Aftercare – key in city tree-planting schemes
A report in Scenario Journal on urban tree planting revealed that in New York and Sacramento, over a quarter of trees from planting programs had died within the first five to nine years due to poor care. This not only represents carbon release, but also a financial loss for the governments that invested in the programs. The tree planter’s maxim is the right tree in the right place. Consideration of the type of tree and where it is going will aid the long-term health and protection of urban and rural forests. In the north of Ireland, industrial-level planting of non-native Sitka spruce trees has reduced biodiversity. The evergreens have grown tall and wide, choking out light to native tree species and eliminating food sources for other wildlife. When individual tree species are over-planted in urban areas, the trees are at risk of pests and diseases such as the emerald ash borer, and amounts of canopy cover can be lost. An alternative way to protect trees is by not planting at all—clearing the land, ensuring it is protected, and getting out of the way to allow for regeneration. This works particularly well in tropical areas such as the Amazon, and areas bordering existing forests where an array of plants will be seeded naturally. Trees that grow in the wild develop more natural resilience. Although governments are quick to produce tree planting goals, a top-down approach does not always yield the highest results. A local community must be invested in protecting their new and existing forests.
Lampoon reporting: the Land Back movement in Canada
«The science proves that communities and other collective communities do a better job of keeping forests intact over the long term, including the life-giving services of those forests, carbon storage being one of them», said Hardie. The Land Back movement in Canada will promote healthier forests across the nation, as indigenous communities that have a value for nature, and experience stewarding the land, are entrusted with the care of their land. In Latin America and Africa, this has proven to be true, as secure land rights have been linked with higher rates of forest restoration and protection. In the UK, the Tree Council has seen success in urban and rural environments through tree wardens; volunteers who plant, care for and advocate for trees that are at risk. Tree wardens have planted over 7.5 million trees in community efforts across the country. Daimen Hardie describes how the focus of Community Forests International in Canada was inspired by their work in Zanzibar. «When they restore a forest, they know that part of that restoration process will involve creating income and jobs, and they will harvest some of the forest that they restore to pay for the things that their family needs», says Hardie. Community Forests International works together with locals to reforest degraded areas, implementing practices such as agroforestry, where forest crops can be sold, creating food, energy, and livelihoods. «The idea that we can put up a fence around nature in one area, keep people out, and then in all the other parts of the landscape have destruction is not going to get us to a good place», says Hardie. When workers and landowners have a vested interest in forest health and biodiversity, a reciprocal relationship is possible. In both rural and urban forests, community involvement is important for tree protection, biodiversity, and carbon drawdown. These protection measures combined will impact tree health for generations to come. «The best way to protect trees–the hardest to effect–is to change our relationship with forests, and the world, to one that is reciprocal and about caring about thinking of the future», says Hardie, «When we can affect that cultural change, then that is what is going to change the world».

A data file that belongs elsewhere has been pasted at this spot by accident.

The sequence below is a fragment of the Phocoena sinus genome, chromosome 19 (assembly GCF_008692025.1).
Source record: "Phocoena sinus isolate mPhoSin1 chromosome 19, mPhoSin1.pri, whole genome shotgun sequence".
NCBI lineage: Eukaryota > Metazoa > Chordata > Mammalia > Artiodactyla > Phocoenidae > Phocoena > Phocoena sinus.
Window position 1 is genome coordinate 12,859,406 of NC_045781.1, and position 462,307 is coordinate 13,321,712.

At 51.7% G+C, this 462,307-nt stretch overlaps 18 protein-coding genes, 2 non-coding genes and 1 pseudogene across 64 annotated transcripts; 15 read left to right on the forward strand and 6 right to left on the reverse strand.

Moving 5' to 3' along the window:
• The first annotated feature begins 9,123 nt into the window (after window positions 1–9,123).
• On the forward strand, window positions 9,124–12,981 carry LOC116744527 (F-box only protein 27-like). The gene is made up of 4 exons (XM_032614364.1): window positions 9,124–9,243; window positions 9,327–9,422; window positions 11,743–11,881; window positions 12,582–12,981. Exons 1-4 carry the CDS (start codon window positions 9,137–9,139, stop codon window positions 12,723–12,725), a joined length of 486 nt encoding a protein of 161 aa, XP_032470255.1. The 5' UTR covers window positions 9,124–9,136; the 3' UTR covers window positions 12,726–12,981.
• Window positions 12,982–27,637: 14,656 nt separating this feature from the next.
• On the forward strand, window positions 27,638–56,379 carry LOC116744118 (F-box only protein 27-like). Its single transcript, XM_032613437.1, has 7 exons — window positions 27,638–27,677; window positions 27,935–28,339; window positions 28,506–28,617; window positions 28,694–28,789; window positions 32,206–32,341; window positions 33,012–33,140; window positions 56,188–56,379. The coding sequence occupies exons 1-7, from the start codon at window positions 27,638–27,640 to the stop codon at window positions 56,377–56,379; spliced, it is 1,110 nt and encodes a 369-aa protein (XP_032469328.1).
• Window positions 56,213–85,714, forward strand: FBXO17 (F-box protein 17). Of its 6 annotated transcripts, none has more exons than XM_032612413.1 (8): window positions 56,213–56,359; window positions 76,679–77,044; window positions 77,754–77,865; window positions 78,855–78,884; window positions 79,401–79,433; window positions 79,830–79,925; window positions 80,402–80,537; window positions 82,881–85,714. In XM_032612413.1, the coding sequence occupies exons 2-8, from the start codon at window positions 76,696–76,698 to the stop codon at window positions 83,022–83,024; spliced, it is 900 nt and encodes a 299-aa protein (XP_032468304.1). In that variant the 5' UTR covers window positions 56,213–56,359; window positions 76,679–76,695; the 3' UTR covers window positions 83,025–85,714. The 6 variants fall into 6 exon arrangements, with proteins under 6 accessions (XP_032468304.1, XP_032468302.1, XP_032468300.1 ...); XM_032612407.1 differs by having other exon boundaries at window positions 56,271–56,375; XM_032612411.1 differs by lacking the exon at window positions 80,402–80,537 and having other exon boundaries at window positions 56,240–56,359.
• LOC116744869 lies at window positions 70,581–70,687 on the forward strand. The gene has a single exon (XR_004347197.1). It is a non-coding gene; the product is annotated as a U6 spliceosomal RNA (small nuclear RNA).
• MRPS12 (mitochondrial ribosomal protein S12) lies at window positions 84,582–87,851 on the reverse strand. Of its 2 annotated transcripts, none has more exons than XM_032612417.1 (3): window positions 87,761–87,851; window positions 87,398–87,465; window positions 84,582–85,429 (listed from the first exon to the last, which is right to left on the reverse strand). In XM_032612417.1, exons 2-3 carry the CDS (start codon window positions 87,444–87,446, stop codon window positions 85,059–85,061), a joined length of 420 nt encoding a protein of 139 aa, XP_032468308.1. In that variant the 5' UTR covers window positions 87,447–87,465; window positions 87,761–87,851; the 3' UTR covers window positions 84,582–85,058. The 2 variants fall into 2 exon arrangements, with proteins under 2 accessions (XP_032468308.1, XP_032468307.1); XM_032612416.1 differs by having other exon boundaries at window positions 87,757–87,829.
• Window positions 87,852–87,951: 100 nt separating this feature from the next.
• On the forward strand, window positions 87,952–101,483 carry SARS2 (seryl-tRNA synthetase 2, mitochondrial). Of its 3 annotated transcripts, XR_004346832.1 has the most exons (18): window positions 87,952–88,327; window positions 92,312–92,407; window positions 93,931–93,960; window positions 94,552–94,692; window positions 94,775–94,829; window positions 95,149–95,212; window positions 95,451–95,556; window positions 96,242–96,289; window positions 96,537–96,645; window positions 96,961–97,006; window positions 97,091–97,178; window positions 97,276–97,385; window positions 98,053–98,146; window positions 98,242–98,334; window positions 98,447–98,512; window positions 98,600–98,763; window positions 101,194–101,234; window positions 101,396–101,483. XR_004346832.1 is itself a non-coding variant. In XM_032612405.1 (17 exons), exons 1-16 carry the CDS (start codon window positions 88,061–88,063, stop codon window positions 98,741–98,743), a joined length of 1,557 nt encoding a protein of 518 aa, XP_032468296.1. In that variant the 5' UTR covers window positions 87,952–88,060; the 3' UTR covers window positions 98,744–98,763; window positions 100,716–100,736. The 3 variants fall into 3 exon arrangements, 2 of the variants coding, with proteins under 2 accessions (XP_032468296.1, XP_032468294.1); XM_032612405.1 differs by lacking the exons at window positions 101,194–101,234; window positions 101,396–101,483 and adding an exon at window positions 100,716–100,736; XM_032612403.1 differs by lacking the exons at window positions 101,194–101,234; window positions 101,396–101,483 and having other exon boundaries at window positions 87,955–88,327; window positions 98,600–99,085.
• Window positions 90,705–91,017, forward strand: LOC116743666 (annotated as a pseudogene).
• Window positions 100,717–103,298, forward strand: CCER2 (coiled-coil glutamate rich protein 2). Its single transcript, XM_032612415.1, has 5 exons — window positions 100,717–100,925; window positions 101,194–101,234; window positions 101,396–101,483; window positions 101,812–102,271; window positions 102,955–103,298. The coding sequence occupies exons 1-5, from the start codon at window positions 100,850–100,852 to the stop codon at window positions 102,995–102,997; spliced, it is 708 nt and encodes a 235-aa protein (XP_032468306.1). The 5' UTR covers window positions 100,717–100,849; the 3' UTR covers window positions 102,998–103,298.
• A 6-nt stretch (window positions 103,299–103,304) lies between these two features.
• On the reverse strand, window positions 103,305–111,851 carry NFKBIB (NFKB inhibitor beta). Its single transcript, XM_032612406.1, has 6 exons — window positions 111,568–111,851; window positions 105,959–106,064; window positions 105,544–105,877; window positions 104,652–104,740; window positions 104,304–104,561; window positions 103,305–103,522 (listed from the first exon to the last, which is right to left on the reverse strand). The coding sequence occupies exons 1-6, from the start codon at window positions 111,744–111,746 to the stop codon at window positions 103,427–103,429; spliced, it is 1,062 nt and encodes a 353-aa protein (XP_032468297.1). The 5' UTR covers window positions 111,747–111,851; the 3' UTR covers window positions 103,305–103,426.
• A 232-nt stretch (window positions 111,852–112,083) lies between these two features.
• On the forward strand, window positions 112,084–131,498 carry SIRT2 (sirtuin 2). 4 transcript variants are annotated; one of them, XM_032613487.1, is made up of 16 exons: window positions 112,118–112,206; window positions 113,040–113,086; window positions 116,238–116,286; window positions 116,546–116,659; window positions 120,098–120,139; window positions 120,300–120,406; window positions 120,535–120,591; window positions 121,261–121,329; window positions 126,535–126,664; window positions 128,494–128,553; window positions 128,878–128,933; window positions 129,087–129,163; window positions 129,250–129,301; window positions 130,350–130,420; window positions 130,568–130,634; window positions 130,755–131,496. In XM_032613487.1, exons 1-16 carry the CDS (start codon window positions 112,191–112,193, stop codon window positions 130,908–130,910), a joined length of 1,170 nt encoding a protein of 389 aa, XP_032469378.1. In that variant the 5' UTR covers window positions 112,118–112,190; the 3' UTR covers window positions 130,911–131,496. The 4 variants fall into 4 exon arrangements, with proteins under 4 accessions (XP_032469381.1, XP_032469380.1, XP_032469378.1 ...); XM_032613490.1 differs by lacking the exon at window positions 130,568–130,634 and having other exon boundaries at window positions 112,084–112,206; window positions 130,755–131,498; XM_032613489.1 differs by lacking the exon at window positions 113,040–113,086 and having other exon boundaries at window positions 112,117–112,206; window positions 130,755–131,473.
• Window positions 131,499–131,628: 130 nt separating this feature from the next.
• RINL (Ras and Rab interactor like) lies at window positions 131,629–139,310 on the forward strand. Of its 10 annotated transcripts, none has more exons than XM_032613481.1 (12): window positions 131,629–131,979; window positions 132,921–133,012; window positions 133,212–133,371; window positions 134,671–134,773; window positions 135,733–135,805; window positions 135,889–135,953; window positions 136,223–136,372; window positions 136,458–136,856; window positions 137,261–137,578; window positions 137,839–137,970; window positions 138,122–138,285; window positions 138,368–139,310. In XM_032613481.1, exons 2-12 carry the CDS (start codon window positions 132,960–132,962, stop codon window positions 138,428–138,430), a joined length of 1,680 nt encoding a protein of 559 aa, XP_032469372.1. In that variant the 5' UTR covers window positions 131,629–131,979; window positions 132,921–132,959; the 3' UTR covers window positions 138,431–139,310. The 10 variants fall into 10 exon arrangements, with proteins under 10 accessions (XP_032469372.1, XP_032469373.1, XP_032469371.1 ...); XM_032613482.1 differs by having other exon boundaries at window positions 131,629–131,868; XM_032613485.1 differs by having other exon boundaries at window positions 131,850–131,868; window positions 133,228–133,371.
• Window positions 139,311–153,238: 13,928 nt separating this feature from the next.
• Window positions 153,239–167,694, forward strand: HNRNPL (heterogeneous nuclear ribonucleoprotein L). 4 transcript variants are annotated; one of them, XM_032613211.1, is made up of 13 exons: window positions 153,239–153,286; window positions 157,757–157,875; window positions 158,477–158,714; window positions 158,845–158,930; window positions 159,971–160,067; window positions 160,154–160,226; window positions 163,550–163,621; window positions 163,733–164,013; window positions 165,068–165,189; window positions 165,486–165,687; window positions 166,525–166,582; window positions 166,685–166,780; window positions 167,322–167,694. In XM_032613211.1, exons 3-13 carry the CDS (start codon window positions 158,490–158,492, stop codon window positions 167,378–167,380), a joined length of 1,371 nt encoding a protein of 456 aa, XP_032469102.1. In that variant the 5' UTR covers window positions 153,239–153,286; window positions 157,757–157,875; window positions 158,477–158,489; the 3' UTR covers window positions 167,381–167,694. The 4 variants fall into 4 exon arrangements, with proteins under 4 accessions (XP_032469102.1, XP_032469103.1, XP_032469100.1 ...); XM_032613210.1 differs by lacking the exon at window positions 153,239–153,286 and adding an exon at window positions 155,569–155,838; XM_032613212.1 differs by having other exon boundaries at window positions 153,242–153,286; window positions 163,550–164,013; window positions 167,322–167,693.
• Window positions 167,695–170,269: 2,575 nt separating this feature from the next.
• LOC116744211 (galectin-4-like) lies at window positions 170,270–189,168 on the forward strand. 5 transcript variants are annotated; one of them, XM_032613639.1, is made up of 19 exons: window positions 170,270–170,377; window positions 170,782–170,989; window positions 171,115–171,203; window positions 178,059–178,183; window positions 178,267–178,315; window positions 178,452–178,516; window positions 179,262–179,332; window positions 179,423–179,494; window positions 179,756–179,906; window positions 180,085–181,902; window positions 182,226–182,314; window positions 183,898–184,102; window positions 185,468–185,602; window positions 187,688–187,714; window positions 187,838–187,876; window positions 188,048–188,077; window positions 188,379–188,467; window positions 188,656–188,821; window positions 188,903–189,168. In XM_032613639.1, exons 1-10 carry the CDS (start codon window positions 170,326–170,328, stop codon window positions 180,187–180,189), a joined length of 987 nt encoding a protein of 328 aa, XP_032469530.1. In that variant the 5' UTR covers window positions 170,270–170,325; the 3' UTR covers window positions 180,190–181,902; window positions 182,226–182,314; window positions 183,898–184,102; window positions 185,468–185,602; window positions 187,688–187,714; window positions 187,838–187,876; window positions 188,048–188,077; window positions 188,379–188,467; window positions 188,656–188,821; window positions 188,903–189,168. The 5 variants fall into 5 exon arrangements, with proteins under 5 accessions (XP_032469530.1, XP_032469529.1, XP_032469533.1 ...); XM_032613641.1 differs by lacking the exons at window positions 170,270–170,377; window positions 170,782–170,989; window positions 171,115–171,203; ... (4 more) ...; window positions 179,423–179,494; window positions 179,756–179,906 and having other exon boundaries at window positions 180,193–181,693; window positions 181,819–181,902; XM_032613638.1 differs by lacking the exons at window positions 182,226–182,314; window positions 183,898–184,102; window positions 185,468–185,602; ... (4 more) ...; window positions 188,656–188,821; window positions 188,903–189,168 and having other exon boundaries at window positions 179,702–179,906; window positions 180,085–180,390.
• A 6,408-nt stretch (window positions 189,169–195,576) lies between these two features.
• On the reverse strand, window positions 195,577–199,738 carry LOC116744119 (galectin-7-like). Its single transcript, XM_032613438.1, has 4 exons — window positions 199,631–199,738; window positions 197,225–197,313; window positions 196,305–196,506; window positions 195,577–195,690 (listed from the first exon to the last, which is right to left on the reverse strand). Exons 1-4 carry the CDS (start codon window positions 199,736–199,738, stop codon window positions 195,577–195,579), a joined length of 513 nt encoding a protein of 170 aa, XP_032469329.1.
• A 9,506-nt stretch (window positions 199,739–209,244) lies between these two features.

Community Forest International
Community Forests International is a charity that works with sustainability in forests. The CFI headquarters is located in Sackville, New Brunswick, Canada. The organization was founded in 2007 by Jeff Schnurr. After traveling to over 35 countries and working as a Canadian tree-planter, Jeff landed in Pemba, Tanzania.